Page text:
Blitz 72 BL18754 US DUKW Amphibious Truck - European Theatre of Operations, 1944 (1:72 Scale)
"Monty is scheduled to attack on the 24th (March 1945) but first, he has to make sure every truck in England is parked in a straight line, he has to put every man in a perfect new uniform, oil every damn rifle, and make sure the King has his breakfast. Then he may attack. Unless somebody shoots at him first. Then he'll have to start all over."
- General George S. Patton, Jr., commenting on General Bernard Montgomery's plans for the crossing of the Rhine River, early 1945
The DUKW (colloquially known as duck) is a six-wheel-drive amphibious truck that was designed by a partnership under military auspices of Sparkman & Stephens and General Motors Corporation (GMC) during World War II for transporting goods and troops over land and water and for use approaching and crossing beaches in amphibious attacks. Designed to last only long enough to meet the demands of combat, productionized Ducks, a modification of the 2-ton capacity "deuce" trucks used by the US military in World War II, were later used as tourist craft in marine environments.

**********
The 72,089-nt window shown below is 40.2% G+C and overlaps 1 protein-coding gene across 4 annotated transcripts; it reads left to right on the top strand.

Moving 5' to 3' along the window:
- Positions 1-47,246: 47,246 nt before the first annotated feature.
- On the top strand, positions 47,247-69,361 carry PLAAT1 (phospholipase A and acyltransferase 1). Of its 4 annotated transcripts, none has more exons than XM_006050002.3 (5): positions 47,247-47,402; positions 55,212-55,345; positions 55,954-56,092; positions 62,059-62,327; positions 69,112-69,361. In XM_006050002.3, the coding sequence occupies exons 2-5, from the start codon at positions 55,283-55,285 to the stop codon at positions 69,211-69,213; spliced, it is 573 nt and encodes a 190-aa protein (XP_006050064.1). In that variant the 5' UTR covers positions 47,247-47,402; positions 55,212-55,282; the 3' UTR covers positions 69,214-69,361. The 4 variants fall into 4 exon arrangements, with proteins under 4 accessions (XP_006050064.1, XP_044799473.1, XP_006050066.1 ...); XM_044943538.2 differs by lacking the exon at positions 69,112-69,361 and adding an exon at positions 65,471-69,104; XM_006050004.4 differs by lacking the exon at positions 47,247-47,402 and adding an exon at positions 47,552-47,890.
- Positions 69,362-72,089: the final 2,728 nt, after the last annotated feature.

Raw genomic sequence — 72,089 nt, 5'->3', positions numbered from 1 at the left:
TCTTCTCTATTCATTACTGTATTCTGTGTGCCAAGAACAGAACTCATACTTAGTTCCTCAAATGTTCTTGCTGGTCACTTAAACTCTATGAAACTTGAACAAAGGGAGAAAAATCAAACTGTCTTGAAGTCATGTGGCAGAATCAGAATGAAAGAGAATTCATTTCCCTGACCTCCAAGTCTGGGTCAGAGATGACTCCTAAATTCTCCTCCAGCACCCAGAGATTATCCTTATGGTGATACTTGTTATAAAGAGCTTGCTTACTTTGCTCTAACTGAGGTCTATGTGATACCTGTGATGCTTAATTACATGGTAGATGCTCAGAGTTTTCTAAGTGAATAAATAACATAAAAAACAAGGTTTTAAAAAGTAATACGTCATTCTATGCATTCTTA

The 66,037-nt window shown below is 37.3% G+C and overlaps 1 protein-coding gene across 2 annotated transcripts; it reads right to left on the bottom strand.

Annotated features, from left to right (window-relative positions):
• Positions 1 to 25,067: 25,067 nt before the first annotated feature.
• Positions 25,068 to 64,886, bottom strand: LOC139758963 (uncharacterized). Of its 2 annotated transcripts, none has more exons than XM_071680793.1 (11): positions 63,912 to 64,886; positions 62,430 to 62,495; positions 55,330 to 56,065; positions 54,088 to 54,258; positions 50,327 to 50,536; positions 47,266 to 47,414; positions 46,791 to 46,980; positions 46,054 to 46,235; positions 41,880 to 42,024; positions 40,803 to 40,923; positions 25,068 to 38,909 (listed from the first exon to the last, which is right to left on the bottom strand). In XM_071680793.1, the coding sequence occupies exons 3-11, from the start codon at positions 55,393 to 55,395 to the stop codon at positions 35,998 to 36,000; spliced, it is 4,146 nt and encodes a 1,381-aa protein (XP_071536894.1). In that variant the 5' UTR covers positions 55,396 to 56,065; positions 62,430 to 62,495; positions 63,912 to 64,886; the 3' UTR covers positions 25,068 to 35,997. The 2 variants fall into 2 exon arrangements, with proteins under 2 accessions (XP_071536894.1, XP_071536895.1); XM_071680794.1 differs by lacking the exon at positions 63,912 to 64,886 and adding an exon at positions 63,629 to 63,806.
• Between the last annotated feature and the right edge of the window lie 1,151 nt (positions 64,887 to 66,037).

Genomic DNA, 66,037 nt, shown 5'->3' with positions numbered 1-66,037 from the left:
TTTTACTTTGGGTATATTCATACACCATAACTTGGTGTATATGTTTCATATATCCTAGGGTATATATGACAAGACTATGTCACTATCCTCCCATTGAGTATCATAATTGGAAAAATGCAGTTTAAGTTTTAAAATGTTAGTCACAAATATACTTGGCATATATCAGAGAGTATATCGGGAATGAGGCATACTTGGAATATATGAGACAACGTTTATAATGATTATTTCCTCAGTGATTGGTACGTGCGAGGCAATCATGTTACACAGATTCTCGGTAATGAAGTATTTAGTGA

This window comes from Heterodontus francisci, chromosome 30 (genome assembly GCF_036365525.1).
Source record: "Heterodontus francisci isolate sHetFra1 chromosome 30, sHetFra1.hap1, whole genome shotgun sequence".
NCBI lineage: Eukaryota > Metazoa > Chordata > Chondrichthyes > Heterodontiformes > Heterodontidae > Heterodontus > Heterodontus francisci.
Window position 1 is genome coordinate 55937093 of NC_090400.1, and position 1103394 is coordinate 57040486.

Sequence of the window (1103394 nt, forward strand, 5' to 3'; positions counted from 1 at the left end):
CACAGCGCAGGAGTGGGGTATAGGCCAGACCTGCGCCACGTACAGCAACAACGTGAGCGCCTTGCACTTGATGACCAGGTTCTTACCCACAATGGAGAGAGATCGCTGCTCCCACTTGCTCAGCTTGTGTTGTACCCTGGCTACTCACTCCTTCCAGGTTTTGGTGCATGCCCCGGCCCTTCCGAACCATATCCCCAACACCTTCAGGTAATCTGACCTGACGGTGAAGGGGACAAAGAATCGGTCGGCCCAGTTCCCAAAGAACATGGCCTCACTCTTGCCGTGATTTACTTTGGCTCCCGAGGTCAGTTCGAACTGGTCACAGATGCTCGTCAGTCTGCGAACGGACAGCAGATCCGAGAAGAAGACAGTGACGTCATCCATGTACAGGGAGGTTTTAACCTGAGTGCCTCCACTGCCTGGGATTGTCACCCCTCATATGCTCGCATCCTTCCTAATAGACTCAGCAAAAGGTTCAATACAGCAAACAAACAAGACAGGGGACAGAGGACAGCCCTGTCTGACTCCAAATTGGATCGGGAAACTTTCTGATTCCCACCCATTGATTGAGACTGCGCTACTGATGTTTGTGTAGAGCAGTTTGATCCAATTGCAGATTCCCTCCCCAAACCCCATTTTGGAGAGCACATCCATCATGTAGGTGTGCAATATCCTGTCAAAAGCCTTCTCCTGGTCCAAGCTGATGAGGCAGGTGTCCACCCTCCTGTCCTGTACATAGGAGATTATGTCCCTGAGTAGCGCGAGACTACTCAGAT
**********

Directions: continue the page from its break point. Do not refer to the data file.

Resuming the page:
The designation of DUKW is not a military acronym; rather, the name comes from the model naming terminology used by GMC: "D" indicates a vehicle designed in 1942, "U" meant "utility (amphibious)", "K" indicated all-wheel drive, "W" indicated two powered rear axles.
Pictured here is a 1:72 scale diecast replica of a US DUKW Amphibious Truck that served in the European Theatre of Operations during 1944. Now in stock!
Length: 4 inches
Width: 1-1/2 inches
Release Date: January 2012
Historical Account: - "Beg, Borrow and Steal" - Commencing on the night of March 23rd, 1945, during World War II, Operation Plunder was the crossing of the River Rhine at Rees, Wesel, and south of the Lippe River by the British 2nd Army, under Lieutenant-General Sir Miles Dempsey (Operations Turnscrew, Widgeon, and Torchlight), and the U.S. Ninth Army (Operation Flashpoint), under Lieutenant General William Simpson. XVIII U.S. Airborne Corps, consisting of British 6th Airborne Division and U.S. 17th Airborne Division, conducted Operation Varsity, parachute landings on the east bank in support of the operation. All of these formations were part of the 21st Army Group under Field Marshal Sir Bernard Montgomery. This was part of a coordinated set of Rhine crossings.